In the wake of last summer’s ISIS takeover of Mosul, Kurdish forces moved south and seized the oil-rich city of Kirkuk. The oil rich city has been a major goal for the Kurdistan Regional Government (KRG) from the beginning.
The Kurds have historical claims to the city, and said during the takeover they’d never again cede it. Since then, their perimeter around the city continues to grow, and now is over 30 miles.
Iraqi officials have suggested they don’t really recognize the Kurdish claims on Kirkuk, but they’ve mostly sought to avoid the question over the simple fact that they’re struggling enough with ISIS without antagonizing the Kurdish Peshmerga forces as well.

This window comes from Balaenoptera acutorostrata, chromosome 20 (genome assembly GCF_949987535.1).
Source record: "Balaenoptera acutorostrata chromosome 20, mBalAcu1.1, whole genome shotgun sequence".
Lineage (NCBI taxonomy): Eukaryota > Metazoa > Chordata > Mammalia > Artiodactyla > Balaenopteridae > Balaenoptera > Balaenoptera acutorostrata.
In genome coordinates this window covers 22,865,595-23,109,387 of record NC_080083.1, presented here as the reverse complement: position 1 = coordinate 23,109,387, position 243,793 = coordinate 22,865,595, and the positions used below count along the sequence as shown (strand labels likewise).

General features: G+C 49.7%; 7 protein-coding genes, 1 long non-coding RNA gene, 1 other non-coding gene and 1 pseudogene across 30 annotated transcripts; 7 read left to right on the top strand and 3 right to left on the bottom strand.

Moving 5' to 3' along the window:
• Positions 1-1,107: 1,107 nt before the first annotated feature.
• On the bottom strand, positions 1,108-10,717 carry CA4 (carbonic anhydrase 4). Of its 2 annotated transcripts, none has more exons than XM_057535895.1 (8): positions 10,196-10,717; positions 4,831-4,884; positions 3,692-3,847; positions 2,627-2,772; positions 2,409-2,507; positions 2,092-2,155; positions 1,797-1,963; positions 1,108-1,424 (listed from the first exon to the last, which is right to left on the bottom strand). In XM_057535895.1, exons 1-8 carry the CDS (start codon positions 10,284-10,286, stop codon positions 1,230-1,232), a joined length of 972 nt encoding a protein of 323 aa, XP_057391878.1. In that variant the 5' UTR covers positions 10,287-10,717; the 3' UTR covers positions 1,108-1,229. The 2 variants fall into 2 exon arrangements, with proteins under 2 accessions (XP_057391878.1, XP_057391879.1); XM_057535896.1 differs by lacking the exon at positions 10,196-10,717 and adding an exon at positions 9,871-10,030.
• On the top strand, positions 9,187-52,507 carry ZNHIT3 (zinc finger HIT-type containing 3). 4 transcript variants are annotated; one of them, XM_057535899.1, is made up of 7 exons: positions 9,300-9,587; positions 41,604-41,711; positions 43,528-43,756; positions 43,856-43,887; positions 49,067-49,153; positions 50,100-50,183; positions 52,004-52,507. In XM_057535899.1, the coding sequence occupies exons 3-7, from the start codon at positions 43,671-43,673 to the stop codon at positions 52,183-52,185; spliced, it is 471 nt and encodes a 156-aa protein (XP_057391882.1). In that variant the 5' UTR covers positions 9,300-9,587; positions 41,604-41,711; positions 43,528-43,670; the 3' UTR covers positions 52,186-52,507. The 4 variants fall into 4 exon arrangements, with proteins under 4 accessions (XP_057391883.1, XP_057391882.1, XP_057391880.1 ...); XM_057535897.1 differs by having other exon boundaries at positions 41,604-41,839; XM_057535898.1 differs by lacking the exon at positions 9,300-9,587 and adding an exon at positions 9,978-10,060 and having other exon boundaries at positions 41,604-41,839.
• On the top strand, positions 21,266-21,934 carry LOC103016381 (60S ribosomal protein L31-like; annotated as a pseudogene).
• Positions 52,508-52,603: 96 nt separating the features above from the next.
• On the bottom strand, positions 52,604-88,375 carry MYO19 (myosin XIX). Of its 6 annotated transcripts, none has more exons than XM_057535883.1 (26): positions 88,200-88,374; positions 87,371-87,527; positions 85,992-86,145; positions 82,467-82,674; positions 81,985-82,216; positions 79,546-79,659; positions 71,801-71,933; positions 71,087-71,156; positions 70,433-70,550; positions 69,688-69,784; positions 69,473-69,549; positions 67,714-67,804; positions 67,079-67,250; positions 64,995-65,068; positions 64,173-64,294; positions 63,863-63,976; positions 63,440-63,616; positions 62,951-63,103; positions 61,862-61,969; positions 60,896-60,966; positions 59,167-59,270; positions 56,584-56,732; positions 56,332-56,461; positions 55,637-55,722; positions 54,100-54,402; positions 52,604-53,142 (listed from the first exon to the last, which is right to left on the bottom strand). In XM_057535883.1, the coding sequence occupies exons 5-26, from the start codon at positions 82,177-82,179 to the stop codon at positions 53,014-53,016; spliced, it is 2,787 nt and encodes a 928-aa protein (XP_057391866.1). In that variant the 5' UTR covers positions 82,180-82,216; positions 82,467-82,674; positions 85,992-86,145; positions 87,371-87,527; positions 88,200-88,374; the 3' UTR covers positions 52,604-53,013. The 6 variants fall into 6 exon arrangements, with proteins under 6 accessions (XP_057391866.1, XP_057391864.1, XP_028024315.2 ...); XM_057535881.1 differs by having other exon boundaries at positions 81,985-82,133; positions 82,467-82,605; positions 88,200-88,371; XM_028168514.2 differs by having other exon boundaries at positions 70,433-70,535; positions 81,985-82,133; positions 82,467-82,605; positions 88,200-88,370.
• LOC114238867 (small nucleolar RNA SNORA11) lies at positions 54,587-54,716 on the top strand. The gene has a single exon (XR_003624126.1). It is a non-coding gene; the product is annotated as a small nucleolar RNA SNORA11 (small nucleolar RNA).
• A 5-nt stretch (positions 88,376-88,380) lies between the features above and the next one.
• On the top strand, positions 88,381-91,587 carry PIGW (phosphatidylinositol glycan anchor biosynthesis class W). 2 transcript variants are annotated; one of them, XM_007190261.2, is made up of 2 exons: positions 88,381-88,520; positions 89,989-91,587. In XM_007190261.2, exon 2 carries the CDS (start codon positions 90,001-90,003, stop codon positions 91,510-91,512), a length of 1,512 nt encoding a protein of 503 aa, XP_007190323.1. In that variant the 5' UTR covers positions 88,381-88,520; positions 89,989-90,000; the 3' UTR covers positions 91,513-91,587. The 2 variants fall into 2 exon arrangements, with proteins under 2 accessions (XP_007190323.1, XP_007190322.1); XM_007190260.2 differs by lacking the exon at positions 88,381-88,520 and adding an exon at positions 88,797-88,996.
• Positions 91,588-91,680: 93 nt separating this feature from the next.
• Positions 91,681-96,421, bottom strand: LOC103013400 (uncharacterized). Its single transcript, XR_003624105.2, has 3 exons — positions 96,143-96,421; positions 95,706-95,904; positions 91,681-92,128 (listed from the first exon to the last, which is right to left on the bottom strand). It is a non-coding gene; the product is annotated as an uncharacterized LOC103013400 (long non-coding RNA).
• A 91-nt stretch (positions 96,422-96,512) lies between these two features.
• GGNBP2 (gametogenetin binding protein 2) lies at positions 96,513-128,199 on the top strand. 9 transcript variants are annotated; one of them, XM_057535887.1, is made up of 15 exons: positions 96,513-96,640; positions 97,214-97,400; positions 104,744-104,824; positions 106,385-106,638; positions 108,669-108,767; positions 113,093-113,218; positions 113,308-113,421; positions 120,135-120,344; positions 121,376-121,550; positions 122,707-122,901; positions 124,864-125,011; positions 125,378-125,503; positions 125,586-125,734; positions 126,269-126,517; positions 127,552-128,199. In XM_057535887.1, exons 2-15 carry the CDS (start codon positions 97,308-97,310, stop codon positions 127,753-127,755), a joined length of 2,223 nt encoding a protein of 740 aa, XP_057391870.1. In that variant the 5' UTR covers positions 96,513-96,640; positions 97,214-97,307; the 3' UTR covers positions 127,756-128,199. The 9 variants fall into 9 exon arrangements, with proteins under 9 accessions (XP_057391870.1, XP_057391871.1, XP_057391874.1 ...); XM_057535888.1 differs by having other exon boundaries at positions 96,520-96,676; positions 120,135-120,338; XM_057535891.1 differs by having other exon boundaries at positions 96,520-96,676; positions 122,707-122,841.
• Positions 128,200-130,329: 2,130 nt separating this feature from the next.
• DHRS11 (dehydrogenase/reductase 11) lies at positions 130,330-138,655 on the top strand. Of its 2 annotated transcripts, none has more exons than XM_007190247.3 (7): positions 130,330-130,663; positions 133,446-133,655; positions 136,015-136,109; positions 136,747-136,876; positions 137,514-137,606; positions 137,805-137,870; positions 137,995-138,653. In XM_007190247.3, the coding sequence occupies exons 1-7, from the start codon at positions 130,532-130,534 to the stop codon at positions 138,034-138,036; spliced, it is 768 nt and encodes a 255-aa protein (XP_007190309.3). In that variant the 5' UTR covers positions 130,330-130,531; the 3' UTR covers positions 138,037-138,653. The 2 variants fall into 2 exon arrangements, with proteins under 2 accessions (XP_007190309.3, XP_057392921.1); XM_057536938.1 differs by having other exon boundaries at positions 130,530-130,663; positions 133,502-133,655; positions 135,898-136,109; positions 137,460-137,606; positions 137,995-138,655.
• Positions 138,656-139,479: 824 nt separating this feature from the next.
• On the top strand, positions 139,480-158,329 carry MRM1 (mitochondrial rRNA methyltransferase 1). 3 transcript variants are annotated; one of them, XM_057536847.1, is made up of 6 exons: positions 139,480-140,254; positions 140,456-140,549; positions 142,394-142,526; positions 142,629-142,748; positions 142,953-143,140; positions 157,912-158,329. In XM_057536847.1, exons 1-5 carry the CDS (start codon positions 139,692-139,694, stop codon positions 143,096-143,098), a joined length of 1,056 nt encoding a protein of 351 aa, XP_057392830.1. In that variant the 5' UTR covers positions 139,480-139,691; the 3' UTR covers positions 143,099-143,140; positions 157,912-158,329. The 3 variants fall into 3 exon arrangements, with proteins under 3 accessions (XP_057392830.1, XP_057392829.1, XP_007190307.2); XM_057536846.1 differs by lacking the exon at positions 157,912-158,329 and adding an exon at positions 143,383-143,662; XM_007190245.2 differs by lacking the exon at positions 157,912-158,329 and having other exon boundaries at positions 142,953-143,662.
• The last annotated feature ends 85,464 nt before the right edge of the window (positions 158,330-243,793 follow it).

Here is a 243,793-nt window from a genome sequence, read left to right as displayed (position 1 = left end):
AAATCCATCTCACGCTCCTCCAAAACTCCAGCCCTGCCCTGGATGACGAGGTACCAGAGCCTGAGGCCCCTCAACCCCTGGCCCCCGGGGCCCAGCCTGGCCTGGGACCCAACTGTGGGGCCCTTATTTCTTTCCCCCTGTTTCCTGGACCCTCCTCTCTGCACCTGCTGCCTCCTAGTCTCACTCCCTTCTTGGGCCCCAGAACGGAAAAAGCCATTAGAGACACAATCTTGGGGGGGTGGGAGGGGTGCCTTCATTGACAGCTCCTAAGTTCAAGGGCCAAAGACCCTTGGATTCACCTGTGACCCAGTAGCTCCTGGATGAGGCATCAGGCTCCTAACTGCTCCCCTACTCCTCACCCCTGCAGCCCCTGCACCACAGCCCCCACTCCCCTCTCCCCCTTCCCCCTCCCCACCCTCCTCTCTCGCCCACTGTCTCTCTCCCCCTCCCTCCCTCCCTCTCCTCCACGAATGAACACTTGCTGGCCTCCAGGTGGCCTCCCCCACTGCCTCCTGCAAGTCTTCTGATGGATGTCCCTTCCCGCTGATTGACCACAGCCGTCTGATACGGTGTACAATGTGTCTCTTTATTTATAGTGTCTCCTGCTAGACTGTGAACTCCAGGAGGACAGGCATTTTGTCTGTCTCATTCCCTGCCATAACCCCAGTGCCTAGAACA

Most recently, it’s seemed the Peshmerga and Iraq’s military are fighting two separate wars against ISIS, and the Peshmerga is receiving US backing on its own offensives, which mostly have centered around Kirkuk and Mount Sinjar. Though the US envisions an eventual reunification of Iraq, it seems increasingly probable that Kurdish independence is a de facto reality, and will before long also be a de jure reality.